So they’re worried about the rest of the family after you leave or something being spied on or whatever. 

I think that’s probably that’s that’s a concern. I think it’s just that, you know, people have been arrested on on so little there. I feel like, you know, if they wanted to, you know, be in a bad mood and arrest me, I feel like they could. 

What was it when was the last on you? You went there. 

Oh, is like 10 years ago. 

What did you what did you make of it? Was it after 9/11, do you remember? 

Was right. It must have been right before 9/11, actually. 

Yes, I’ll have that one. 

What did you what did you make of it at the time? What did you make of what you of that conflict that you were talking about before where you’ve got this large middle class, a fairly liberated female population, a well educated population that’s comparatively wealthy by the standards of the region, and then you’ve got this really crazy theocracy under which they’re living. How do they reconcile those two things? 

How do they reconcile those two things? I think, you know, if you, you know, step off the plane in Iran, you. I honestly at the time felt like this is unsustainable. That’s what it felt like, that people want to kind of do stuff. You know, those men want to sing at the top of their lungs and the women want to take off their head jobs. And, you know, and people just want to want freedom along with their intense over educated intelligence. And it’s I think it’s very hard to control a population that’s as educated as the Iranians are that has access to the Internet. And and in for it, especially women who have really come into their own. You know, and I have been instrumental in in stuff like the. The the the Green Revolution of 2009. So, you know, the last time I went there, I just thought, this can’t go on for very much longer. And it’s just it’s only guns that that make that keeps it up. And it’s every time, you know, it’s. 

It comes in cycles like they’ll clamp down and then they’ll release and clamp down and release. And so I remember I was there during a clamp down period and I started whistling on the street just like whatever, not like a Lauryn Hill song or something. 

And then my aunt was like, What are you doing? What are you doing? You know, you cannot whistle. And I was like, what are you talking about? And she’s, you know, she’s like, it’s banned. 

And right now they’re being really steer strict. And you can tell it like how much by how much like lipstick the women wear, whether or not it’s a strict period or not. You could tell by how much like bangs they’re showing outside of their head scarves. Like, if it’s descript strict period or not. 

What happens if Schoenberg’s inside of their heads, guys get rounded up?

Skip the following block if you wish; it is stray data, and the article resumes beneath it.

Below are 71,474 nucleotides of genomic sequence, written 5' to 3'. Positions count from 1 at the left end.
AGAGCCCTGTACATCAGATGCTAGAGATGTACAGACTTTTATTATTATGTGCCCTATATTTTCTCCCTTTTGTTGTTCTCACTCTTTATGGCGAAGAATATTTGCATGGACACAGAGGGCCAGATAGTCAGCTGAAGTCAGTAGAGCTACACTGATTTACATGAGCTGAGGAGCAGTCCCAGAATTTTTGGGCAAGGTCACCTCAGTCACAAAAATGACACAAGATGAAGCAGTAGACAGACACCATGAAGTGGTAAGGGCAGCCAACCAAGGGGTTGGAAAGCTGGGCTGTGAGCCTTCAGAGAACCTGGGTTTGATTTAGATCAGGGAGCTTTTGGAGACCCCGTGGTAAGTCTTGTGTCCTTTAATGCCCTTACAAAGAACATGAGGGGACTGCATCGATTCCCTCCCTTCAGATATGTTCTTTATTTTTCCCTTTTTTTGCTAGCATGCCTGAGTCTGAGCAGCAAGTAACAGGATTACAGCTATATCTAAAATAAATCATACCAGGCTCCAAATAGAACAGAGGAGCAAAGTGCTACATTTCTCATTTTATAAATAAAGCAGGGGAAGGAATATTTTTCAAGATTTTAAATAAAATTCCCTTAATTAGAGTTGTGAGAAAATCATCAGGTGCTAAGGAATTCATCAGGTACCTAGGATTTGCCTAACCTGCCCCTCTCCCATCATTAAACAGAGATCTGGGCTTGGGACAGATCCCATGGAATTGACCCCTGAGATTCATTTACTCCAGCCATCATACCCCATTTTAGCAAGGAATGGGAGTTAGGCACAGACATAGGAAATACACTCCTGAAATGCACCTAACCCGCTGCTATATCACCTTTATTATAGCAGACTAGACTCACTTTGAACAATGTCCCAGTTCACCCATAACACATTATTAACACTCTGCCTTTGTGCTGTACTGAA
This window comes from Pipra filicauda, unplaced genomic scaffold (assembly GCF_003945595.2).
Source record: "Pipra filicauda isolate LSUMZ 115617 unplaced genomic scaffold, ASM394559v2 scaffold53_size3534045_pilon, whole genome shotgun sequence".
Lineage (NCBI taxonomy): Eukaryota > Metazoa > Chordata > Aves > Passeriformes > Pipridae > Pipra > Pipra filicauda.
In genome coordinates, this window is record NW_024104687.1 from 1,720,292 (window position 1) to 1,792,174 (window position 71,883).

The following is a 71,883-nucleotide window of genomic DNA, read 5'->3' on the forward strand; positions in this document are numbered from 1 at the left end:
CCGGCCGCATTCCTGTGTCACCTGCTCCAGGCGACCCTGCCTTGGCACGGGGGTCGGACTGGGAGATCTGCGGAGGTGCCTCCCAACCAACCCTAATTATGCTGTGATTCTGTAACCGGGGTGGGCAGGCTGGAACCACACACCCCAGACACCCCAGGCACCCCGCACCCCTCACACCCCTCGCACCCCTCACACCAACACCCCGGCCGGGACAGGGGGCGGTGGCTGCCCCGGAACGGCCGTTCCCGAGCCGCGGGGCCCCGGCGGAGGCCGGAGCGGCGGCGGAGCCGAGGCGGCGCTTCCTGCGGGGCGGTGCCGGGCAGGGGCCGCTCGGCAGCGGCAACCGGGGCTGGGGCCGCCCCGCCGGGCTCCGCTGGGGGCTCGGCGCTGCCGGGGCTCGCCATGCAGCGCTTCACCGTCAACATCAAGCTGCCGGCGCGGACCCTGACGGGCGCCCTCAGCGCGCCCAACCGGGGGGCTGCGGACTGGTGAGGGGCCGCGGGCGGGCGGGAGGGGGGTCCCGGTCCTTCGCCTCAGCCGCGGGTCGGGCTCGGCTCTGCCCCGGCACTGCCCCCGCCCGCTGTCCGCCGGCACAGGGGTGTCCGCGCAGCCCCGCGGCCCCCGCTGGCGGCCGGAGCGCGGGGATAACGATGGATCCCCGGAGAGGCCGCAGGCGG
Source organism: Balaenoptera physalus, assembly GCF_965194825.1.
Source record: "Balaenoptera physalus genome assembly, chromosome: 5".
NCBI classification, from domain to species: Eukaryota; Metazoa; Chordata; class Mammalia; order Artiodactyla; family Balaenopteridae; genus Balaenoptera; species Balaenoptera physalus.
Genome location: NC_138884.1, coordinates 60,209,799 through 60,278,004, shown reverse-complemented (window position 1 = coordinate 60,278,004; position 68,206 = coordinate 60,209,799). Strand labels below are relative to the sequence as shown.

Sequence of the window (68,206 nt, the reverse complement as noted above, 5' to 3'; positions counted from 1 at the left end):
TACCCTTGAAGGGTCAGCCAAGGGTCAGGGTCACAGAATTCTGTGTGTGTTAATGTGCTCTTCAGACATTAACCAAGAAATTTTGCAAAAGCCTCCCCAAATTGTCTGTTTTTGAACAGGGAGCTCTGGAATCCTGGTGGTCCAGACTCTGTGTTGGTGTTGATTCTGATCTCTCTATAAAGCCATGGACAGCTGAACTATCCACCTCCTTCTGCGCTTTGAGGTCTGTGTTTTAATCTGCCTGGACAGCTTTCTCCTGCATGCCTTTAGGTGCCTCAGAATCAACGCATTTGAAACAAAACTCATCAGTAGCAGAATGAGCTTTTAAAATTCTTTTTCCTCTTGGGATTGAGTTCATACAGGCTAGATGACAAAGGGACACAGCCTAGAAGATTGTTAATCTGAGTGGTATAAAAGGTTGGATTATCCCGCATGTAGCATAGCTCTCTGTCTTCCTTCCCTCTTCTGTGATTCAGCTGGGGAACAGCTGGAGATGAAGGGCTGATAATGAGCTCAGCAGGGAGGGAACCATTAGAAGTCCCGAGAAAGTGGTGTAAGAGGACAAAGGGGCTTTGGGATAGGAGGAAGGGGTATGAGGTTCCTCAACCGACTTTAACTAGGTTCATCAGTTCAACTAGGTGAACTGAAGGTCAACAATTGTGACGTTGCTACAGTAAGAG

Well, no, I mean, like you it depends. Like, if it’s a strict period, you might just get a citation, like, you know, lady, pull your scarf up. 

I was wearing a two dollar fine for banks to love. 

I was wearing like very like fashionable sunglasses and I was stopped for that. 

What did the dude say? It was a woman, actually. They had women stopping women and called the cultural police. They handle stuff like that. And she was just like, your sunglasses are too fashionable. 

And I took them up other ways, you know, but other I’d love it if she had a big bag of really unfashionable sunglasses that she was handing out to people who sunglasses were too fashionable and have these very functional, ugly old 1950s little do they know they were probably hip and Williams browse through. 

Now they just don’t know. Yeah. I mean, I don’t I don’t mean to make it sound OK. 

Everything I’ve said does make Iran sound crazy. And that stuff is crazy. It’s crazy. But but the people are definitely not crazy and they recognize that it’s not right to be stopped for two fashionable sunglasses. 

Is there anything do you think that we can do from the outside? I mean, this is almost a parallel to my other question, which I was going to ask, which is there? 

Is there anything that, like a wide progressive liberal like me or Bill can actually do to change, like to change what’s going on inside Islam? Or is this just something where we just have to shut up and let Muslims figure it out for themselves or by supporting moderate Muslims who are speaking out against the extremes of of the religion? Does that help or does it hinder it in the same way? Is there anything of the West and the United States can do to help the Iranian people shrug off the theocracy? Or does every time we try to like help the moderates that just plays into the hands of the extremists because it looks like they’re puppets or they’re in bed with the evil, the great Satan?